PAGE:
That's when Molly Goodwin, Mia Brickhouse and Erin Baumgartner– recently retired Militia football players – decided to take matters into their own hands to prevent the team from going under.
Under the direction of Goodwin, Brickhouse and Baumgartner, the Renegades put out a statement in Boston Magazine saying, "The Boston Militia has retired in name only. While we will not be continuing under the same name, our commitment to excellence and to bringing another championship title back to Boston is unwavering."
Things were anything but easy, but their commitment to excellence and each other paved the way for the Renegades' success. With stable ownership and an eager roster of coaches and players, the rejuvenated Renegades put together eight winning seasons, six straight conference championships and five straight WFA National Championships (not including the 2020 COVID-19 canceled season).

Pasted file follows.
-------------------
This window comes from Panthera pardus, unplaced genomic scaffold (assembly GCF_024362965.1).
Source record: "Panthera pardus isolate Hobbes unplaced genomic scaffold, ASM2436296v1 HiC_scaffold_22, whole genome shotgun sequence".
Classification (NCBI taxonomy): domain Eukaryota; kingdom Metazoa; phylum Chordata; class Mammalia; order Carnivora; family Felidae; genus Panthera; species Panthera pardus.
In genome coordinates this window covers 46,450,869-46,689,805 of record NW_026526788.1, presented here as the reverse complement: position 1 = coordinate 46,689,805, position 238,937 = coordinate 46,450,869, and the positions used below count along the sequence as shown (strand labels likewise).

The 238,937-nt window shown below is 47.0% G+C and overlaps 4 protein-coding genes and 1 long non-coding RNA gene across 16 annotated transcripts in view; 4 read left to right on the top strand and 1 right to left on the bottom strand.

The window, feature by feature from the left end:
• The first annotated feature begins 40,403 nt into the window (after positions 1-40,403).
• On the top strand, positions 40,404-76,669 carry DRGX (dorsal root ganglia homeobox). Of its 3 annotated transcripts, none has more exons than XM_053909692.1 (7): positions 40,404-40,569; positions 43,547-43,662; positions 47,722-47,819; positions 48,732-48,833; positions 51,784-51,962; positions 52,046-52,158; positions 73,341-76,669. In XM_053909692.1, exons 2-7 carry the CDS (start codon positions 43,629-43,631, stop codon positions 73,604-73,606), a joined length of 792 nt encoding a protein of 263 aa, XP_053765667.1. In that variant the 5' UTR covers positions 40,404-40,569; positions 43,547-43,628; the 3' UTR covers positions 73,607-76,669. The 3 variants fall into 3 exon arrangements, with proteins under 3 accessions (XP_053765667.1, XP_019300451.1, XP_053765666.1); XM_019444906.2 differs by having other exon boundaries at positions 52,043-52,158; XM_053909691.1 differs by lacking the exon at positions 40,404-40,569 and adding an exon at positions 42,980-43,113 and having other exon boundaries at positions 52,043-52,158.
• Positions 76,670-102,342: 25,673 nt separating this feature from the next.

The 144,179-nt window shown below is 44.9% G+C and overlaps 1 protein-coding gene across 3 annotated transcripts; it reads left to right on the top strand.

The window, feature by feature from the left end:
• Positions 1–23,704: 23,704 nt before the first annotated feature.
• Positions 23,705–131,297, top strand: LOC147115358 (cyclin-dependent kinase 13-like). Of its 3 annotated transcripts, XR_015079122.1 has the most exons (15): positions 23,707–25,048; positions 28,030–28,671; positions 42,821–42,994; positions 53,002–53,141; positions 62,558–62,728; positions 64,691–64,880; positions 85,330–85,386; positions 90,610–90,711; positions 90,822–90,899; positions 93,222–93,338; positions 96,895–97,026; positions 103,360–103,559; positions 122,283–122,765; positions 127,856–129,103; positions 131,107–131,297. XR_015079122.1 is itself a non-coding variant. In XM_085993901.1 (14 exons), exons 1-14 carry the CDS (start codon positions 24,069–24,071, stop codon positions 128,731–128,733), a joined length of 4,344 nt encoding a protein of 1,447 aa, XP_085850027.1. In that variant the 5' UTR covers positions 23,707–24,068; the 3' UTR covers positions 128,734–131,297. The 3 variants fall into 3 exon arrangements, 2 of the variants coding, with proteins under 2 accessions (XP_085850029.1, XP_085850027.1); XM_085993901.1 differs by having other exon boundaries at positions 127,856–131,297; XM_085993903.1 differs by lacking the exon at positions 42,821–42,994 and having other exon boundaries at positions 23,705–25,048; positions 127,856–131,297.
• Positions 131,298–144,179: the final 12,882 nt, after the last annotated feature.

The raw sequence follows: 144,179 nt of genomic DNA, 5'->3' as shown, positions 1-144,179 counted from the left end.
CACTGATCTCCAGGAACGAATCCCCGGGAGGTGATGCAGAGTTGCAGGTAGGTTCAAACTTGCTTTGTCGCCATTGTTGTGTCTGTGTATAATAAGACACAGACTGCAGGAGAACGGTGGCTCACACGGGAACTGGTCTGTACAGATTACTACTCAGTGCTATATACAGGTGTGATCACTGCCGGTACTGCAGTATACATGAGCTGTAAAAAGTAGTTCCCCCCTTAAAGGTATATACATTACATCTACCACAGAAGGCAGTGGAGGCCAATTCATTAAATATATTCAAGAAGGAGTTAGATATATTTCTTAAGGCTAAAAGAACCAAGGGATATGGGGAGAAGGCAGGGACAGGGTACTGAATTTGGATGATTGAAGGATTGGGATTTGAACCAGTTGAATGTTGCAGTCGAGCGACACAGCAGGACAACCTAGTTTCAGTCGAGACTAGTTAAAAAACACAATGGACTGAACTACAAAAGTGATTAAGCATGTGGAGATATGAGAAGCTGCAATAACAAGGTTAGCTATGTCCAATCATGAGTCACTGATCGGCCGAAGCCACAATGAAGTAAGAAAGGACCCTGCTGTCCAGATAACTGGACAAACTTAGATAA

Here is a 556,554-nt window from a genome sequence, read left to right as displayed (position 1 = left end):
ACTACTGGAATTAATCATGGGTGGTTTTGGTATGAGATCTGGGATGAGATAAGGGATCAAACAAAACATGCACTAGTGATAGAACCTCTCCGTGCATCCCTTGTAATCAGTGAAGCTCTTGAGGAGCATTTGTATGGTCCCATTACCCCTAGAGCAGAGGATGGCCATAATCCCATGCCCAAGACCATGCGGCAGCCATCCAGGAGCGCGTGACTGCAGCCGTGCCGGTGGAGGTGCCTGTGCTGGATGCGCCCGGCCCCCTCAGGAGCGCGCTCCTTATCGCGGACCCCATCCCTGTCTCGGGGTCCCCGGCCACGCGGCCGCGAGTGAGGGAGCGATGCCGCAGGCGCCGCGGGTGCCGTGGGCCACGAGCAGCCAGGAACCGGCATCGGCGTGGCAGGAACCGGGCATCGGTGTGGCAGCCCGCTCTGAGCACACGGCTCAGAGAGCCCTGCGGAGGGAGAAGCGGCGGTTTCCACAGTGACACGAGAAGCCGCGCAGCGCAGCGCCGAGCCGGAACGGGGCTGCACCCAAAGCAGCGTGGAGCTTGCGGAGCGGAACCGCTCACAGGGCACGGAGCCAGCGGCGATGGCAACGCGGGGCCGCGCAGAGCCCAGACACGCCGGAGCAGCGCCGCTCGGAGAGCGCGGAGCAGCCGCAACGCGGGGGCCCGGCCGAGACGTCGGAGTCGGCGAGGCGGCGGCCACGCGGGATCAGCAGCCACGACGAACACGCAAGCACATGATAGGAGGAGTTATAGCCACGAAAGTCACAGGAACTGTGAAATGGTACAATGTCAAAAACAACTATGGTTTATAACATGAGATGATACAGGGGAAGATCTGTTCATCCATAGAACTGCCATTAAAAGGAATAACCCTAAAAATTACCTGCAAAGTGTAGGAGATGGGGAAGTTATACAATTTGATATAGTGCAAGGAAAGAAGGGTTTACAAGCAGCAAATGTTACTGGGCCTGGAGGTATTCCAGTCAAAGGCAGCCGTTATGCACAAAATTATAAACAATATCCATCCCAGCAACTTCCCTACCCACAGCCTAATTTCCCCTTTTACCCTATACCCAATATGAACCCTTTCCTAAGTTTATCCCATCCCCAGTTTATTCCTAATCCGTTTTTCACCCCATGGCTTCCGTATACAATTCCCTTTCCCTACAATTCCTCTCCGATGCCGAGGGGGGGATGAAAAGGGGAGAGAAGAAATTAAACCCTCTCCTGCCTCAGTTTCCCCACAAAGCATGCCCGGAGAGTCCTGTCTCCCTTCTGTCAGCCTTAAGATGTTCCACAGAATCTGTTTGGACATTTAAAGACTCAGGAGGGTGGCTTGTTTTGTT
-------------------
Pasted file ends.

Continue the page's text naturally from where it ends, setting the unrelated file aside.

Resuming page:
Crawford, a fifth-round pick by the Patriots in 1997, played three of his four NFL seasons with New England. His best season came in 1998 when he notched 13 tackles as a linebacker and 14 stops on special teams. Crawford's investment in building a culture of discipline with a strong focus on honing in on the details has played a major role in the Renegades' dynasty.
As Patriots fans know, dynasties are not built overnight, but rather through consistent dedication to the game and formulating a culture of team building rather than self-serving. Crawford has relayed that message to the Renegades players, routinely stressing the importance of sacrifice.
"I believe how you do anything is how you do everything. I study it like my life depends on it. I try to make them understand, if you want to be great at something, you've got to do it like your life depends on it," Crawford said. "You have to want it like you want to breathe. If you were drowning, head under water and you're not thinking of that dream, then I don't feel like you want it as much. That's a problem for me."
Crawford's high standards, for himself and his players, have undoubtedly played a major role in why the Renegades have achieved so much success.